On Friday, we posted questions and answers about the recent defacing of the big Shepard Fairey street art mural on the side of the Urban Outfitters building in Hillcrest. After we published that post I heard from Jeff Silberman, president and CEO of Carleton Management, which manages his family’s real estate holdings. I asked him about the company’s interest in public art, the repairing of the mural and its future.
Silberman said the family owners of the company are big fans of art. They support the Museum of Contemporary Art San Diego, which commissioned the mural for an exhibition. And Fairey was once a tenant in one of their local buildings.
“Public art is very important,” he said. “We think giving exposure to some of these up-and-coming as well as well-known street artists is important to give them a medium where they can display their work in a legal fashion with the cooperation of property owners as opposed to the stigma associated with some of these artists as graffiti artists and taggers.”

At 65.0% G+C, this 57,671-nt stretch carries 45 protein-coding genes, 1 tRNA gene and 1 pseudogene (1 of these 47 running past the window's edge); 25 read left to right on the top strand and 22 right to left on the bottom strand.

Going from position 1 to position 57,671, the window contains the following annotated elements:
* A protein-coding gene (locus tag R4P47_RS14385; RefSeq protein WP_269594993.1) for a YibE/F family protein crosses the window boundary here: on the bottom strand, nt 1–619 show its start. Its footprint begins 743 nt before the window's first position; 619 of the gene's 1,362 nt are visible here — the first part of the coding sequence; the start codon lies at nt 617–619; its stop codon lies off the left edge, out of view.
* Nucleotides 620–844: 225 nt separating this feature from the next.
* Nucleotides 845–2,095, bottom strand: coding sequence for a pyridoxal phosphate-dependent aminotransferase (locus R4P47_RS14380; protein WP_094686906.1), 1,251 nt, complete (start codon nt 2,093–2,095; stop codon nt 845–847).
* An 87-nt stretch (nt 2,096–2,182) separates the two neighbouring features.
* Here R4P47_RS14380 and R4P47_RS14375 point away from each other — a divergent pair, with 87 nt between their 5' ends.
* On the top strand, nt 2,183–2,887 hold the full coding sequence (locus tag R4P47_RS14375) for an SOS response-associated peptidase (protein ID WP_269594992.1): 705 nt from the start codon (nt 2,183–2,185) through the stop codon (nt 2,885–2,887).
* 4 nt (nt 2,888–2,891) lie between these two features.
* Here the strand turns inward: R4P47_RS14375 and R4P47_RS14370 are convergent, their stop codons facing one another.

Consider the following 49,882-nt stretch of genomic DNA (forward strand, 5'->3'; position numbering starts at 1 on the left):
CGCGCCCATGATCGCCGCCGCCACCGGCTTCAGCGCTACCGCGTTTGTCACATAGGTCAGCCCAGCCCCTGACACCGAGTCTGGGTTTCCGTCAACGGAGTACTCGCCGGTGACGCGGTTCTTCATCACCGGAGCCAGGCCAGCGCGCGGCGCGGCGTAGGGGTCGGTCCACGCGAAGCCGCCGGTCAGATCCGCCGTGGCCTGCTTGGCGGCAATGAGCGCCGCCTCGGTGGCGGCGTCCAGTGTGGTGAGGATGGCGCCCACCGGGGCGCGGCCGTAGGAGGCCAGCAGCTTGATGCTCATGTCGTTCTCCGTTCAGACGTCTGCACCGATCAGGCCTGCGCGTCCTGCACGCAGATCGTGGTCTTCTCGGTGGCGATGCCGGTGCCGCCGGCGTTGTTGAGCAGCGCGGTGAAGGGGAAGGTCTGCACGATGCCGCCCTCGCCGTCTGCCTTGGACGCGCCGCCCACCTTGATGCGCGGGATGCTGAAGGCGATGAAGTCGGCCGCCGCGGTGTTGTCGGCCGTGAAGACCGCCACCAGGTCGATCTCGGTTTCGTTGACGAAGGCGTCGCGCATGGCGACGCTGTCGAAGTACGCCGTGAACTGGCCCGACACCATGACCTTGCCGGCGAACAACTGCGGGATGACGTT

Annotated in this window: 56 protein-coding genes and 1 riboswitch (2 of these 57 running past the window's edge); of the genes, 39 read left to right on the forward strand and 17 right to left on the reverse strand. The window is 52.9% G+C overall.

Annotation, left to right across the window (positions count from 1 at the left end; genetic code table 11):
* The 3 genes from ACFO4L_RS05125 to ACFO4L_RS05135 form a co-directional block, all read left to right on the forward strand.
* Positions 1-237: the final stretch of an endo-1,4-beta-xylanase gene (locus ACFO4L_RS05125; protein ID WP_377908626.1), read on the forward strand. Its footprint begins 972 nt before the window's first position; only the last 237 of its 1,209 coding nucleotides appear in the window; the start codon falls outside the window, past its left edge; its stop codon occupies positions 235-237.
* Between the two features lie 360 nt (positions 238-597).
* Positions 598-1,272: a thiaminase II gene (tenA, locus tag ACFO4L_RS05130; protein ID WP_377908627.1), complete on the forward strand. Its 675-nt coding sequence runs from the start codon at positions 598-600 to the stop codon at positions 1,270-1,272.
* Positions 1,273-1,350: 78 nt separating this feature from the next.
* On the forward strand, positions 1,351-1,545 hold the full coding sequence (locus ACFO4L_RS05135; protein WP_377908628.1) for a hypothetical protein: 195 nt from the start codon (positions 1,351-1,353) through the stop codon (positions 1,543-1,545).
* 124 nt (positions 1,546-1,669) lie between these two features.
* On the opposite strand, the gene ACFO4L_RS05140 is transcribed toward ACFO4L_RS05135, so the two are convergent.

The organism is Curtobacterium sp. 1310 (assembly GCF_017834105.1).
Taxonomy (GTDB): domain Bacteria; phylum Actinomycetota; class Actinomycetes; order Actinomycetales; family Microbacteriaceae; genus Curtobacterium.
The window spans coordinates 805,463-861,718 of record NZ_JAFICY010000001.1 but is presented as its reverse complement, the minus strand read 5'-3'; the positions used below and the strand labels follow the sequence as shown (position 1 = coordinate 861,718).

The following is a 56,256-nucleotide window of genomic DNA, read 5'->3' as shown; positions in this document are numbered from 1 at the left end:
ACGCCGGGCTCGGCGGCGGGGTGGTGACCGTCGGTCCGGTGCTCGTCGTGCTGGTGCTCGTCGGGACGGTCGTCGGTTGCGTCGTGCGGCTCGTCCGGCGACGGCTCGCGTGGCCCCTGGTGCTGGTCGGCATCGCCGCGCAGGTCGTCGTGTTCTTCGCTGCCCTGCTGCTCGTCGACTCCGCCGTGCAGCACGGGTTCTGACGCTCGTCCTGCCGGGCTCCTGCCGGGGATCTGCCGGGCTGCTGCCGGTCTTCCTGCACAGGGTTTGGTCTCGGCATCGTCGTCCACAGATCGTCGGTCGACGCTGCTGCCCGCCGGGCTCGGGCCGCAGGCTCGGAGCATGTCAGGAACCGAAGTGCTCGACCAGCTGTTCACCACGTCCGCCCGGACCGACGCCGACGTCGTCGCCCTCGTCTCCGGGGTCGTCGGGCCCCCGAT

Silberman said he didn’t anticipate that anyone would try to damage the mural. “We are disappointed, but that is the nature of street art and street artists,” he said.
The company’s maintenance staff spent a few hours repairing the mural after it was defaced but couldn’t do more to fix it, Silberman said. The mural remains scarred, and there’s plenty of evidence of the graffiti attack.
“Shepard just asked us to clean the mural the best we could,” he said. “The mural was not painted on. It was more like a wallpaper process with printed images affixed to the wall.”
After the attack, he said, the company installed a video security camera, “and the good news is that we haven’t had any problems since.”
The mural will be up at least until January, he said, but it won’t be permanent. The company plans to build on the parking lot that adjoins the wall on Fifth Avenue that is currently home to the mural.